Only the most recent versions, actually. Import from Office2K to OfficeXP is fairly good, from O97 is spotty, from O95 gets ugly, and from O6 or earlier you're better off reentering from hardcopy.

            In all cases you have to do some manual fixup to deal with changes in the semantics of rarely-used features like tables (As far as I know, MS has not once kept table margin definitions the same between releases of MSWord.)
            Yagotta B. Kidding
          • Your suggestions are ludicrous

            "Only the most recent versions, actually. Import from Office2K to OfficeXP is fairly good, from O97 is spotty, from O95 gets ugly, and from O6 or earlier you're better off reentering from hardcopy."

            What are you talking about? You seem to be fixated on manually reentering. Your comment isn't even worth defending. I never have any problem with older office documents. Even if there are a few minor formatting glitches, it hardly justifies manual re-entry.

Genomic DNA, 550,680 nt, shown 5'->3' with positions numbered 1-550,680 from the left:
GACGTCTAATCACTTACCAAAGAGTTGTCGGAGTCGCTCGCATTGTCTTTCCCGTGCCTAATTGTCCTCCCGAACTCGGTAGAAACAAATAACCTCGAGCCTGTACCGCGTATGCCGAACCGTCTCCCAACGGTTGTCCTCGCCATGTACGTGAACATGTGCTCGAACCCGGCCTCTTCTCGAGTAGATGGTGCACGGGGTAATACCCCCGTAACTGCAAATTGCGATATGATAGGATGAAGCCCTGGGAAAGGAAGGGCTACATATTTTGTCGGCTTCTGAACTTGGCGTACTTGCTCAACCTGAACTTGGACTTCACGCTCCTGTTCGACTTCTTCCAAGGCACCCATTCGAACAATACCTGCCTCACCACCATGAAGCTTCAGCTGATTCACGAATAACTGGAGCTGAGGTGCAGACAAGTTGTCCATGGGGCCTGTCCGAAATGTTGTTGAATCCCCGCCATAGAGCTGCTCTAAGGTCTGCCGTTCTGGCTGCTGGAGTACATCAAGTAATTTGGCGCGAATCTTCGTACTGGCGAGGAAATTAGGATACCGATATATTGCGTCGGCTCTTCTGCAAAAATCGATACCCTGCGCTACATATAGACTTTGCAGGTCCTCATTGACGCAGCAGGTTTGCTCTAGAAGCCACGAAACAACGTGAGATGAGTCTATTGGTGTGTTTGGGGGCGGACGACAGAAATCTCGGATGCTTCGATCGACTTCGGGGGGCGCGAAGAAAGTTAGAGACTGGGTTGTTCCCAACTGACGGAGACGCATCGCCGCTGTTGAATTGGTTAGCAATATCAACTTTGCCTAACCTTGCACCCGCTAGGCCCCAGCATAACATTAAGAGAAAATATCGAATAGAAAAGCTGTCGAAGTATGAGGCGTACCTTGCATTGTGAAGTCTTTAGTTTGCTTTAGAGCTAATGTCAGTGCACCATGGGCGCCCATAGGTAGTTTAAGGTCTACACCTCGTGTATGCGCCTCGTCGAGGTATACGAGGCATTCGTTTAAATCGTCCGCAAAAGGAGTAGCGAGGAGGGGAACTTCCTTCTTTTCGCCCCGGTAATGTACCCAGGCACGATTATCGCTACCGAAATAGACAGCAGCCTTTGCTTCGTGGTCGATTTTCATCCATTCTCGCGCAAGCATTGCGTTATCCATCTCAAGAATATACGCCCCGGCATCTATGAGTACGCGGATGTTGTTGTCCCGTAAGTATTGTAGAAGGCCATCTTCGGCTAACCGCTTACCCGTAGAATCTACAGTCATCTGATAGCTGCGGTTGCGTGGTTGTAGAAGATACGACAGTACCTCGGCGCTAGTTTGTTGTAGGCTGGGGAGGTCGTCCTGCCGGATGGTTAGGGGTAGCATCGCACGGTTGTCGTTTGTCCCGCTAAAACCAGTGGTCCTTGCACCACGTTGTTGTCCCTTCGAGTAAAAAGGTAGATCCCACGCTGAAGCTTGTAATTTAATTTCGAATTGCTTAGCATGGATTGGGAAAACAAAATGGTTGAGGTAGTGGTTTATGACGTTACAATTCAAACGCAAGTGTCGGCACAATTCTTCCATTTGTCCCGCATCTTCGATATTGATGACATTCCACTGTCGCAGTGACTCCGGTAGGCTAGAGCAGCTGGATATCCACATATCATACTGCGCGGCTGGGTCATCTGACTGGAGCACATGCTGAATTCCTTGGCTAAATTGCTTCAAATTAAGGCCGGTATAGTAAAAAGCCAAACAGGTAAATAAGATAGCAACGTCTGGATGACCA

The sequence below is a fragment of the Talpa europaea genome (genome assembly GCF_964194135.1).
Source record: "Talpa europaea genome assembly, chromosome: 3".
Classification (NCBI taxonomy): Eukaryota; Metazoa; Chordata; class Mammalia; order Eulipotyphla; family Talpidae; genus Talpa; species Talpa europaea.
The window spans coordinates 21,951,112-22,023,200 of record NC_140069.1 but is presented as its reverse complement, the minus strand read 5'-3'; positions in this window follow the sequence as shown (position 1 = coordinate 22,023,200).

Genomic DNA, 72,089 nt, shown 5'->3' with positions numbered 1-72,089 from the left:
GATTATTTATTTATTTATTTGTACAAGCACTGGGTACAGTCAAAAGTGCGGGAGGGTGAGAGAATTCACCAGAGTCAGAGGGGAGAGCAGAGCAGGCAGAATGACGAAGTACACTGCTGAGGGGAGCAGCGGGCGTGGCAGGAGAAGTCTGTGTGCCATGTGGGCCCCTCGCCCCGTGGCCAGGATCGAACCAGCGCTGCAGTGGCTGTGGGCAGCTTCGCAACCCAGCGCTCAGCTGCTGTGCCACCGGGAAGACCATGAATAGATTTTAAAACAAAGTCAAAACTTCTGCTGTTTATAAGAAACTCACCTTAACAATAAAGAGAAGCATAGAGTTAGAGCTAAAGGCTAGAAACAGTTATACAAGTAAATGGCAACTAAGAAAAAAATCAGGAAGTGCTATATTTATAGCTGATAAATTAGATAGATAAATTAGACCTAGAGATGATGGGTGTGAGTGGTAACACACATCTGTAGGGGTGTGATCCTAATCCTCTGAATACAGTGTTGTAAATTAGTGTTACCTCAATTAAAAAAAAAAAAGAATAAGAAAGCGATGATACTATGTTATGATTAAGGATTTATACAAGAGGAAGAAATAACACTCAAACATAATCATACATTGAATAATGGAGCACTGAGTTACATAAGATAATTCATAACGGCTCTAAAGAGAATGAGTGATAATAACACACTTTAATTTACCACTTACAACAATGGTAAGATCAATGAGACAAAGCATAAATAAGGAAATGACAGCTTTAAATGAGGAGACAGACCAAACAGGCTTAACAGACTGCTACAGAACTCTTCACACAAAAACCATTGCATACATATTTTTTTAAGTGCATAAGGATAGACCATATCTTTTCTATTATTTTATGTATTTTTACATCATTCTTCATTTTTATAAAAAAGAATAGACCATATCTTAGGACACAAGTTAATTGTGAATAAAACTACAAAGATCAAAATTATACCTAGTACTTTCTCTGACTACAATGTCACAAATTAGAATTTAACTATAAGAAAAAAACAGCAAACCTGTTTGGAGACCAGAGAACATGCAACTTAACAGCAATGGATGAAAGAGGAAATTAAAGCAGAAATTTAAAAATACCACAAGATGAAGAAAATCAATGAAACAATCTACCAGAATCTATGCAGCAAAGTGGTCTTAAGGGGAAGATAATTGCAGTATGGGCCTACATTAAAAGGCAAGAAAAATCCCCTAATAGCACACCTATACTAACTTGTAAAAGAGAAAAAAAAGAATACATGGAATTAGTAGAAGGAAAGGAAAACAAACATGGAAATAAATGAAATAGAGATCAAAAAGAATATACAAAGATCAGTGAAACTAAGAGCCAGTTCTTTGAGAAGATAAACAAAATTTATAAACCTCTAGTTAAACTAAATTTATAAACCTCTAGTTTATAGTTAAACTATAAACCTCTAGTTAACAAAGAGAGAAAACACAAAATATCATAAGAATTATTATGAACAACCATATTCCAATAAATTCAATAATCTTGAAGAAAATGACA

george_ou
          • George - you don't know what you are talking about

            "always provided new releases of its MSWord and Excel able to work with files produced with any of their respective previous releases."

            Just try a file produced by Word for Windows 3.1 and see how much of it is readible by Office 2003. See how much tweaking you have to do because the object model was changed.

            I've been a professional writer since before Windows was released, and I've been fighting the constantly shifting format changes, obsoleted formats and lack of backward readibility as long as I can remember.
            Tsu Dho Nimh